Well, looking at your photos on Instagram…the food, the drinks, the venues… it’s hard not to want to hit the town. You are like a one-woman revitalization programme for the London hospitality sector. Do you ever sleep?
Ahh, well, I do enjoy going out and visiting new places—I like to call it market research! I think it is so important to know the industry that you are in, inside-out, plus it is really inspiring to see what other people are doing as well! When it comes to sleep – I do, of course, I just don’t need a lot of it!
The past year has obviously been really challenging for everyone in the hospitality industry. I also know from your Instagram and a recent editorial in The Caterer that you have been involved with the charity Under One Sky, which was been helping feed the homeless during the pandemic, are you still involved?
I am still very much involved and was really grateful for the experience during lockdown.
How did this come about?
At the beginning of lockdown, I was actively looking for something to do and just put it out to the universe. As with a lot of things, when you do that, usually something comes your way… and it did. It was very humbling and eye-opening to see how desolate things were during the pandemic. When everyone was asked to stay at home, there were some people that didn’t have a home to go to. I met so many people from the hospitality industry that had fallen through the system and had been made homeless as a result of being made redundant or not earning enough furlough to survive or pay rent on their house.
What are you hoping to help change in the hospitality industry for women over the next year, 5 years, 10 years?
I think it’s important to make the industry more sustainable and a safer place for women, especially when travelling home late at night. But I also think it is about representation, especially in higher management positions, so we get to a point where people don’t get asked “how does it feel to be a woman in hospitality?”!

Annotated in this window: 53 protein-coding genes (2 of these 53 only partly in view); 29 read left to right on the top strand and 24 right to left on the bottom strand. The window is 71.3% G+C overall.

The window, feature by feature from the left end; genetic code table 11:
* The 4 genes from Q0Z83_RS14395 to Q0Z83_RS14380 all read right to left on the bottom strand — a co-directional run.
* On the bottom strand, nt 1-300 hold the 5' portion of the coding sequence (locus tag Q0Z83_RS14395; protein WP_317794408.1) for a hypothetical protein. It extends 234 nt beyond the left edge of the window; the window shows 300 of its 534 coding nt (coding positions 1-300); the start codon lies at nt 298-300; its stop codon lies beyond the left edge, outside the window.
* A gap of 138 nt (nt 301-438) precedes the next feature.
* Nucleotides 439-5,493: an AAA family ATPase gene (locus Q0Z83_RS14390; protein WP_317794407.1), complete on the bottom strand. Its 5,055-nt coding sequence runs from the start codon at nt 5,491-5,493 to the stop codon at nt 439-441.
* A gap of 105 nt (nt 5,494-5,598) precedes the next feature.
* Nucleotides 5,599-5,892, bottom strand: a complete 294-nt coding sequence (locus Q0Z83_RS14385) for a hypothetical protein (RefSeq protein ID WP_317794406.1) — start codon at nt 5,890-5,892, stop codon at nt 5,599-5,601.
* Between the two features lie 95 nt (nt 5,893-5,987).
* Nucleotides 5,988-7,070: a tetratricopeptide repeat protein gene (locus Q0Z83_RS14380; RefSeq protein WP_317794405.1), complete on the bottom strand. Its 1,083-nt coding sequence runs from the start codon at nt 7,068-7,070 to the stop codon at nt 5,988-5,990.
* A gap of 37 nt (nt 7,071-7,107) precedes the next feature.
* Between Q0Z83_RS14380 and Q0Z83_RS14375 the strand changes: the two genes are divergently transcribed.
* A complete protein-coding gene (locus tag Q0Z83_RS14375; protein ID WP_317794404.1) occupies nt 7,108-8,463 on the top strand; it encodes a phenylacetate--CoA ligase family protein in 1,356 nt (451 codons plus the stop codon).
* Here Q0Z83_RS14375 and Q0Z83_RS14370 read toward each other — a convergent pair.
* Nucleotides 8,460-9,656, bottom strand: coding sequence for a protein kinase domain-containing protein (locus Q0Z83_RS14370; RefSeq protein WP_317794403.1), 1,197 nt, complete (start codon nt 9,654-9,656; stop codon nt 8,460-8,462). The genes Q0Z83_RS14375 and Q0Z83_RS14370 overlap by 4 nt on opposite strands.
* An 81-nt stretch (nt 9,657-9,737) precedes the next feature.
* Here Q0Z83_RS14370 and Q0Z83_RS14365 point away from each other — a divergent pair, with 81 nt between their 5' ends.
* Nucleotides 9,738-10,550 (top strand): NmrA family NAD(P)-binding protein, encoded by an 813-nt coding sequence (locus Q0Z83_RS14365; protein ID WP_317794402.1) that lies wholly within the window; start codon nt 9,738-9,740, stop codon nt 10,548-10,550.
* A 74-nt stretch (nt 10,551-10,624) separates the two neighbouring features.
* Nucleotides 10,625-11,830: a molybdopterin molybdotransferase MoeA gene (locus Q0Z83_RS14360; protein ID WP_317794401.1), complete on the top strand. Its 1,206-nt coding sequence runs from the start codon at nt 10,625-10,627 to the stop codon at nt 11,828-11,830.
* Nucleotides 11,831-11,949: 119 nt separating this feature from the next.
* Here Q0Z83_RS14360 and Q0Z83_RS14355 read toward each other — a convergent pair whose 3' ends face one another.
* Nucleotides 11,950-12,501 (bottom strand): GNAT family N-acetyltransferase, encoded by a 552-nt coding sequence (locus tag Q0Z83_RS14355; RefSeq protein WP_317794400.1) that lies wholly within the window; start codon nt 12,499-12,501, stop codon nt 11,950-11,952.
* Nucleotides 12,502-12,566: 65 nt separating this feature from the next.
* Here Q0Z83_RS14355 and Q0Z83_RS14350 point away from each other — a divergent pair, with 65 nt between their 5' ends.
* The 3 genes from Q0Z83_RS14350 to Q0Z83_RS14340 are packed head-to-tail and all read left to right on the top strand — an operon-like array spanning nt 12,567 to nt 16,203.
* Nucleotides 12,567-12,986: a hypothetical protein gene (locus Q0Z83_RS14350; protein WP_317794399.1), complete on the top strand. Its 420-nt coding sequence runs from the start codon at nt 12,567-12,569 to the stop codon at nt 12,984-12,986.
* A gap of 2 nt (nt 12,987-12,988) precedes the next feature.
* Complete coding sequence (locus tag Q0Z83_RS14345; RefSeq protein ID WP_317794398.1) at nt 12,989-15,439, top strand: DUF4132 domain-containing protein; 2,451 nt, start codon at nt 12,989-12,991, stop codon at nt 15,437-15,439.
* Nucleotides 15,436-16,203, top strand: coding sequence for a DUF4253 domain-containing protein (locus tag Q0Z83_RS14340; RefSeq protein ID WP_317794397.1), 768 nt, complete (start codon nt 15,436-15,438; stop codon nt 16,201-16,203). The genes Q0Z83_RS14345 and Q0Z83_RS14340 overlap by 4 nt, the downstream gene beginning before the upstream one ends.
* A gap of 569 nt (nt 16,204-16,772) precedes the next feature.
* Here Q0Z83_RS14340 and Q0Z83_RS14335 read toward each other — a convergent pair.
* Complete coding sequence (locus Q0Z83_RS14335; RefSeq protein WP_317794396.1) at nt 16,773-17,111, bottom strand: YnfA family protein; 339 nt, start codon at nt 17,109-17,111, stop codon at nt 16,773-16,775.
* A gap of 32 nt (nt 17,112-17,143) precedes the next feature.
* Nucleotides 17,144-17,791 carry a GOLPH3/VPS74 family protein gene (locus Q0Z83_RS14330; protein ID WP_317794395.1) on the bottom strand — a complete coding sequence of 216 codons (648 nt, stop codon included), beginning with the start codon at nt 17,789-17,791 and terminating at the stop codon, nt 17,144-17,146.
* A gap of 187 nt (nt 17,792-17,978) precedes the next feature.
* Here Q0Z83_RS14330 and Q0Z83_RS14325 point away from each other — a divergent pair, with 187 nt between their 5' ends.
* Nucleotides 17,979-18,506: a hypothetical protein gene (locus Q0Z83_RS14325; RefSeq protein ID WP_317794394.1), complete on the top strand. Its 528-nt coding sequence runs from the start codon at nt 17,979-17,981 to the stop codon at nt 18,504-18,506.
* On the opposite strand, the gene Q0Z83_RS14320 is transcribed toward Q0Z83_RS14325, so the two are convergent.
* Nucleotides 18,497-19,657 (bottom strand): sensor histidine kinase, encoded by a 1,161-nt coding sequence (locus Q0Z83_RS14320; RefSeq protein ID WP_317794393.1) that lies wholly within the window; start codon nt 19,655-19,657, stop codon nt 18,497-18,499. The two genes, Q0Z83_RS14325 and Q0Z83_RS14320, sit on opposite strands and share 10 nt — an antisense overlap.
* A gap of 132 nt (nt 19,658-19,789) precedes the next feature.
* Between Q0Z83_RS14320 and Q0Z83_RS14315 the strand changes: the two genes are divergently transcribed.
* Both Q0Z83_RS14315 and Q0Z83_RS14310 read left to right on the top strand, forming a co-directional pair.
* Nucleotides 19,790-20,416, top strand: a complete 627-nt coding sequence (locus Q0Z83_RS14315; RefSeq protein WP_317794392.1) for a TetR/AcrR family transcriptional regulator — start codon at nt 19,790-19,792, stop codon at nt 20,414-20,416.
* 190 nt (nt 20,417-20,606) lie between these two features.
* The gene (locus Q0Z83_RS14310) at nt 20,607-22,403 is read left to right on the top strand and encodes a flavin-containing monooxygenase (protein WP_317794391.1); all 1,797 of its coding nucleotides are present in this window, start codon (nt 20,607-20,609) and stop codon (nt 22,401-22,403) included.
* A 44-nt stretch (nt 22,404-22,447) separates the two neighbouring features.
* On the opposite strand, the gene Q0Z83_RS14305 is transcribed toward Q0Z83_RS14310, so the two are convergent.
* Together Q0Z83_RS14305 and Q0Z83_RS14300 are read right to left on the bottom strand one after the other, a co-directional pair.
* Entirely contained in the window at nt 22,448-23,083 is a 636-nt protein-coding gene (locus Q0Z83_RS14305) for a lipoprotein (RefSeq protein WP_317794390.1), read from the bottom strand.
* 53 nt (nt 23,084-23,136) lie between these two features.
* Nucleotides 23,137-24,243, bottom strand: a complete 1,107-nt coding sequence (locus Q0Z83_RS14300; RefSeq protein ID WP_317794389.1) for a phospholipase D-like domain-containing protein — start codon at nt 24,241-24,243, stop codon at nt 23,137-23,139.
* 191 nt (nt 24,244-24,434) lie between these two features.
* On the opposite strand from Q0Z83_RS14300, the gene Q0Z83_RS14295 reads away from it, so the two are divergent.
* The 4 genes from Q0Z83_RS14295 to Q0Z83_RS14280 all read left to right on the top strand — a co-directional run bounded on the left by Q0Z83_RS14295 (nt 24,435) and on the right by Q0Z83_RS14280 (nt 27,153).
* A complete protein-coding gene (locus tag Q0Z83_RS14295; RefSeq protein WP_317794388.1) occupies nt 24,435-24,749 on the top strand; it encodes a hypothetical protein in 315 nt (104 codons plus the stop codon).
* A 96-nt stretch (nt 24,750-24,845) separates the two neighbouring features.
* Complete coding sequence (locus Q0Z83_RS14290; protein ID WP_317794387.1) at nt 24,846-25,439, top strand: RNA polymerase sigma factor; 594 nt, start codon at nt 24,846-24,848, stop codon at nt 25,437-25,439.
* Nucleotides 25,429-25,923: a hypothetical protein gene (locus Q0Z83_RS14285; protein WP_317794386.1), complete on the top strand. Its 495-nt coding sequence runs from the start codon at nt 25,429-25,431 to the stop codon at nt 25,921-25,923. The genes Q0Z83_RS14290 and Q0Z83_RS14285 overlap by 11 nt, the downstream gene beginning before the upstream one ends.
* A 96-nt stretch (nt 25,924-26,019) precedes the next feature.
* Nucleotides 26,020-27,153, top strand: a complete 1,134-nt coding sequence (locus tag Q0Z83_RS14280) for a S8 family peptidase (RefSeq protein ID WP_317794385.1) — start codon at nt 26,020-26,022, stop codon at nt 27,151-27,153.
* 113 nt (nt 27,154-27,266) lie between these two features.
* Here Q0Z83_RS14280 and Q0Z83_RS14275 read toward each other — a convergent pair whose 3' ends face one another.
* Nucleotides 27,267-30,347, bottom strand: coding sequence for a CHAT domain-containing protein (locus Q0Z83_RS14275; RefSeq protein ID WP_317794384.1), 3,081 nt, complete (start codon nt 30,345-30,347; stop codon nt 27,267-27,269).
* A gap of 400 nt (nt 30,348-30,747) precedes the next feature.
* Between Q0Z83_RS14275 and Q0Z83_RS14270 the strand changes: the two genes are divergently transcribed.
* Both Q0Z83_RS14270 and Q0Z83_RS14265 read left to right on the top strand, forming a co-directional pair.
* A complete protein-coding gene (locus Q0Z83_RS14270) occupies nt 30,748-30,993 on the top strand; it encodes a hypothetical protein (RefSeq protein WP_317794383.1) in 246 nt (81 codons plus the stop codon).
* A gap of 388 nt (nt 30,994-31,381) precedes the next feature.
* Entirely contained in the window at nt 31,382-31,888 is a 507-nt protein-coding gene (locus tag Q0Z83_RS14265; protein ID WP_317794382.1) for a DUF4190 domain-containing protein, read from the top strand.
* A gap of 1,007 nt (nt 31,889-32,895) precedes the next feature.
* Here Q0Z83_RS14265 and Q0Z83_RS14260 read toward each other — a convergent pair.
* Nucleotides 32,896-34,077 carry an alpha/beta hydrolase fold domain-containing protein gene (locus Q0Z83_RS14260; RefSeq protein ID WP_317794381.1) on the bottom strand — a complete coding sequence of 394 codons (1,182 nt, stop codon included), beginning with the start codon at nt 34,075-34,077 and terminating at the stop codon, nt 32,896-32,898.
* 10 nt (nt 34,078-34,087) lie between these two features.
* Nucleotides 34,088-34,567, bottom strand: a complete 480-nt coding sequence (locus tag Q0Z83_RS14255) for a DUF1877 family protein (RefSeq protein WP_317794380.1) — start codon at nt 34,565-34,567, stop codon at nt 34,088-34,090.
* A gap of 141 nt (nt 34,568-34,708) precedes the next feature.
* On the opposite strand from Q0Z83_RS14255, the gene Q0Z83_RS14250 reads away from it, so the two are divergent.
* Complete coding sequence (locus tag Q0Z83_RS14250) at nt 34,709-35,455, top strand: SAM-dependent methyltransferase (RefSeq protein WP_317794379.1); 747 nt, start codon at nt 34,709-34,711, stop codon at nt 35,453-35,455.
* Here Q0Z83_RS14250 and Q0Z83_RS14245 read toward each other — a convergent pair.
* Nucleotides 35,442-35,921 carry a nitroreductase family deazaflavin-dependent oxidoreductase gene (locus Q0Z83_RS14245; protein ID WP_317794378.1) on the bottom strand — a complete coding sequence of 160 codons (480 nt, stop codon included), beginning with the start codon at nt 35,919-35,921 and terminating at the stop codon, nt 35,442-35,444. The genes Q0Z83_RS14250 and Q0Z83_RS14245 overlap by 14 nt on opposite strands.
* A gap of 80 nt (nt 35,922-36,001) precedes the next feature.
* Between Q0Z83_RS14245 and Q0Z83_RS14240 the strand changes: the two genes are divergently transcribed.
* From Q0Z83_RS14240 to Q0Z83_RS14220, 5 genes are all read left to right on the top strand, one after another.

When creating a new seasonal drink menu (or trying to come up with new ideas and uses for Served drinks) what are some of the steps you take? Do you prioritise seasonal ingredients, trends, or liquors?
Seasonality is great as it means we can use products that are readily available to us without having to import things from across the world. There are always exceptions of course but having these restraints means we are forced into being as creative as possible within the environment and season. I also think it is about knowing who you are making or creating this drink for. It is easy to make a drink for yourself, but it is about knowing who the consumer is and making it accessible for them.
Do you have a signature/favourite cocktail to make? Do you have a favourite cocktail to drink?
Hard question!! I love vodka martinis and also margaritas (on the rocks) to drink. Making drinks, I love using wine in cocktails as it creates a really delicate and interesting flavour profile– something like the Corpse Reviver No1 is a great drink. (*see recipe below)
What do you think is the next big trend for cocktails?
I think it is all going to link back to provenance, producers, and where the ingredients have come from. There is a big call for transparency at the moment and the need for alcohol brands to be open—about where everything is from as well as how they treat their staff—is really important.
Reflecting on your career on both sides of the (literal) bar, what are some key skills or traits that would help women interested in entering the industry?
I think that being adaptable is one of the most important things—being open to change and development. The landscape can change pretty quickly and we need to be able to make things happen at short notice. Also, it’s important to know your values and what your mission in life is—it is really easy to attach yourself to a place, but you will never be able to reach your ultimate goal by doing this as it will stop you from growing.
What are your top 3 service tips for dealing with high-end clientele at a world-class hotel bar?
Firstly, to have an impact on anyone, you need to know what they value. When you know what is important to them, you can tailor the experience to them.
Empathy – understand what that they want, but also what they need.
Finally – find some comfortable shoes to wear!
Other than Served® hard seltzers, what are your top 3 can’t-live-without items in your personal liquor cabinet?
Ruinart Blanc du Blanc Champagne
Grey Goose Vodka